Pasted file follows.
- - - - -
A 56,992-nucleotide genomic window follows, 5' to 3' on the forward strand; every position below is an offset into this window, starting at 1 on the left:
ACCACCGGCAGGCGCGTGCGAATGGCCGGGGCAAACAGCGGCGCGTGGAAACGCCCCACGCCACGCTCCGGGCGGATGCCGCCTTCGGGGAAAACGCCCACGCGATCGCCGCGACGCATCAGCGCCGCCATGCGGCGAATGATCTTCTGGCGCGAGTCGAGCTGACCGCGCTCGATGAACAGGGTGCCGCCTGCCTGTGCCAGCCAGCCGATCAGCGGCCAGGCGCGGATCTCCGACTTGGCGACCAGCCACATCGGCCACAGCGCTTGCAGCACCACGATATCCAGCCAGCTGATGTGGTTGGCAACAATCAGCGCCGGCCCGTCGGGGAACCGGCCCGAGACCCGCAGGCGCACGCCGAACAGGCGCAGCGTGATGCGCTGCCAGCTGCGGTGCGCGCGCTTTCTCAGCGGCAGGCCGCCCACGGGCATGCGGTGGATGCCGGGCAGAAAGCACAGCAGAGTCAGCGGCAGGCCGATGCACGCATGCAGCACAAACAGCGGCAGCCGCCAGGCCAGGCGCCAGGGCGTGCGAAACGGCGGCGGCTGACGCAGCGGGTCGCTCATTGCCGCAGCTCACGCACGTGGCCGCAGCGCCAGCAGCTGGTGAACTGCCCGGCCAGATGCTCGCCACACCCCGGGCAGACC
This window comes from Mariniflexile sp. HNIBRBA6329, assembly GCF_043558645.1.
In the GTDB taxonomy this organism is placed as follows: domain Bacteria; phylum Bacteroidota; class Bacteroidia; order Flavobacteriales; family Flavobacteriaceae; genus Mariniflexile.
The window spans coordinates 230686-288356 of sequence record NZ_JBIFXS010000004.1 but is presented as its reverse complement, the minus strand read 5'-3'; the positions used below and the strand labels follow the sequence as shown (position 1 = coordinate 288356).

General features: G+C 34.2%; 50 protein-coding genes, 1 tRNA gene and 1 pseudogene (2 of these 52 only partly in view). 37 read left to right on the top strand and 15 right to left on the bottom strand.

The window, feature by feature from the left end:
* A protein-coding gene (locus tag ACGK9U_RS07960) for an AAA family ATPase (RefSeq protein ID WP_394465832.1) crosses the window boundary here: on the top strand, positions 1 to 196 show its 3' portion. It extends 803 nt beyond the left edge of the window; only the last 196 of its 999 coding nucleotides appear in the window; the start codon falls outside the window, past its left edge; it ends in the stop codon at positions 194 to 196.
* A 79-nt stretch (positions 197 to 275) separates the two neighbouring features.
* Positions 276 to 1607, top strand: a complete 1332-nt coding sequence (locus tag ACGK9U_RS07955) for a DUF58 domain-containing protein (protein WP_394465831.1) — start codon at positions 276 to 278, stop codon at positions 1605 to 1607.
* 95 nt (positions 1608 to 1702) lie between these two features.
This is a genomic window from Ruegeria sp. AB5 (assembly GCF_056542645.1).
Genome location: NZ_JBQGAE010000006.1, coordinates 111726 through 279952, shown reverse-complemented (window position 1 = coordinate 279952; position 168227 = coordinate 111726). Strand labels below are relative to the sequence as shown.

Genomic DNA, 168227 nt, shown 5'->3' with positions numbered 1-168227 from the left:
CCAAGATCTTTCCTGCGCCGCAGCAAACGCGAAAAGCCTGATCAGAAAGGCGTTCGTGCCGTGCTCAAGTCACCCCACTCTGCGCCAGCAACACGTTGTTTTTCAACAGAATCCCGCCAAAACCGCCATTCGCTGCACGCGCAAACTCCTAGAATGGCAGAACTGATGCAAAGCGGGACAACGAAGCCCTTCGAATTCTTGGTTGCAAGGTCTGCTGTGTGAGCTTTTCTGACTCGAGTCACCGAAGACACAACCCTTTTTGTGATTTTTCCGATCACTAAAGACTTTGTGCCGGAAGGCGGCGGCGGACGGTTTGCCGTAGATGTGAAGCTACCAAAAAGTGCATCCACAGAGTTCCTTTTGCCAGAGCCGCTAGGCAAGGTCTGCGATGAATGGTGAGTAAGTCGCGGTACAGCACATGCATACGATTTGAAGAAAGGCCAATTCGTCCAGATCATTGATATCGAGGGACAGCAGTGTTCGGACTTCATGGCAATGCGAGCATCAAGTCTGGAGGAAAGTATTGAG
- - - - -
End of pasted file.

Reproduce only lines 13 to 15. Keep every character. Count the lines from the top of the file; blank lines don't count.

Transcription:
Genome location: NZ_JBQGAE010000006.1, coordinates 111726 through 279952, shown reverse-complemented (window position 1 = coordinate 279952; position 168227 = coordinate 111726). Strand labels below are relative to the sequence as shown.

Genomic DNA, 168227 nt, shown 5'->3' with positions numbered 1-168227 from the left:
CCAAGATCTTTCCTGCGCCGCAGCAAACGCGAAAAGCCTGATCAGAAAGGCGTTCGTGCCGTGCTCAAGTCACCCCACTCTGCGCCAGCAACACGTTGTTTTTCAACAGAATCCCGCCAAAACCGCCATTCGCTGCACGCGCAAACTCCTAGAATGGCAGAACTGATGCAAAGCGGGACAACGAAGCCCTTCGAATTCTTGGTTGCAAGGTCTGCTGTGTGAGCTTTTCTGACTCGAGTCACCGAAGACACAACCCTTTTTGTGATTTTTCCGATCACTAAAGACTTTGTGCCGGAAGGCGGCGGCGGACGGTTTGCCGTAGATGTGAAGCTACCAAAAAGTGCATCCACAGAGTTCCTTTTGCCAGAGCCGCTAGGCAAGGTCTGCGATGAATGGTGAGTAAGTCGCGGTACAGCACATGCATACGATTTGAAGAAAGGCCAATTCGTCCAGATCATTGATATCGAGGGACAGCAGTGTTCGGACTTCATGGCAATGCGAGCATCAAGTCTGGAGGAAAGTATTGAG